In the current San Francisco dining scene, among the many new openings, buzzy restaurants, and old-time classics, it’s quite easy to lose track of the understated, yet refined restaurants. Izakaya Rintaro is one of these places. The kitchen cooks with a quiet, yet robust, perfection emblematic of true craftsmanship. Often overlooked nowadays in the jumble of the Bay Area food scene, Rintaro remains a quiet hideaway of sharply executed Japanese cooking.

The Space

On a quiet strip of 14th Street on the outskirts of the Mission District sits a modest fence faintly painted with the word Rintaro. As we entered through the gate and walked across a serene patio, we came upon a dimly lit dining room flanked by an open kitchen and accentuated with exposed wood—it was clear we weren’t in San Francisco anymore. 

As we were seated in a booth across from the open kitchen counter, the intimacy of the room came into focus. The kitchen flowed as one with the dining room, bringing the diners and cooks into each other’s experiences, easing the entire room towards informality. The environment's essence brought relaxation upon us as we poured over the menu, eagerly deciding how we would plan our dinner.

The Dinner

Nicole Chen

We started the meal with a fresh, delicate scallop sashimi, which immediately demonstrated the attention to freshness with which the kitchen approaches its food. With a buttery texture and drizzled with drops of yuzu, the dish made a small bowl of scallops a quintessential example of thoughtful simplicity.

Sarah Fung

Next, we had Rintaro’s well-known Yosedofu. A pristine square of housemade silken tofu garnished with scallion, ginger, and shoyu; the dish displayed a level of rigor characteristic of Japanese cooking. As we tasted it both plain and with accompaniments, the tofu melted away on the tongue—making you wonder how it ever holds its shape so beautifully in the serving bowl. The defined exactness of these first dishes conveyed an unconditional respect for Japanese cuisine, which started the experience with a genuine attitude rather than an imitative one.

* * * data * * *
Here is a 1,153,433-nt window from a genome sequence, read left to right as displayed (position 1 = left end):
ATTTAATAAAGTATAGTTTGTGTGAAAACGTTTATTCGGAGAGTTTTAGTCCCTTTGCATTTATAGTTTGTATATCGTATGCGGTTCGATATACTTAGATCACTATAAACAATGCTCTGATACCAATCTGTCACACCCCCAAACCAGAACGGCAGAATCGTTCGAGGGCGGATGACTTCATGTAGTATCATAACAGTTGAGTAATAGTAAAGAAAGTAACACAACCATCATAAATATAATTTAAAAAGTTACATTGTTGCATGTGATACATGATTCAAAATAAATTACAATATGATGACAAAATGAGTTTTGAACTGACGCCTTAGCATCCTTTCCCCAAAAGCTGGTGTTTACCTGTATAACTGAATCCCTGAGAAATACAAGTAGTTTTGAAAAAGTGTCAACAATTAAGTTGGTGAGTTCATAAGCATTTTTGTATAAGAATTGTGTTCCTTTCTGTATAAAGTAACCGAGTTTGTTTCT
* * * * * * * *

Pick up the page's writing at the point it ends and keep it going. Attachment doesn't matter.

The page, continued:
Nicole Chen

As the hot courses proceeded to the table, the kitchen’s versatility shined through. The Hamachi Kama Yakitori, a simply grilled yellowtail collar, was impeccably cooked with crisp skin breaking away to soft, luxurious flesh. The Kare Kabocha Korroke, a potato and squash croquette, was a harmonic construction of curry-infused potato-squash mixture and shatteringly crisp crust. Each item felt as if it was the most ideal form of itself.

Nicole Chen

The most interesting dish may have been the Chiizu Tori Katsu, a fried chicken and cheese cutlet. Seemingly modest on the outside, the cutlet exploded with an unctuous richness I’ve only ever associated with grilled cheese. The katsu’s feather-light panko crust, succulent chicken, and melted cheese created a glorious symphony of texture and flavor.

Sarah Fung

We finished off the meal with Kama Tama Udon, a Japanese-inflected take on a carbonara. Bouncy, chewy udon noodles coated in creamy egg yolk and butter balanced perfectly between light and rich, complementing the nature of our prior dishes.

The Takeaway

The whole dinner exemplified Rintaro’s delicate yet powerful approach towards the Japanese izakaya. Though it superbly executes its creative flavors, the restaurant possesses an artful subtlety in everything it does. From the modest facade to the delicate dishes, the purified simplicity allows for a more honest experience—one that made way for the freshness, quality, and detail-oriented food to speak volumes. Next time you’re looking for a place to go with your parents or friends and want to escape buzzy, loud restaurants, head for Izakaya Rintaro.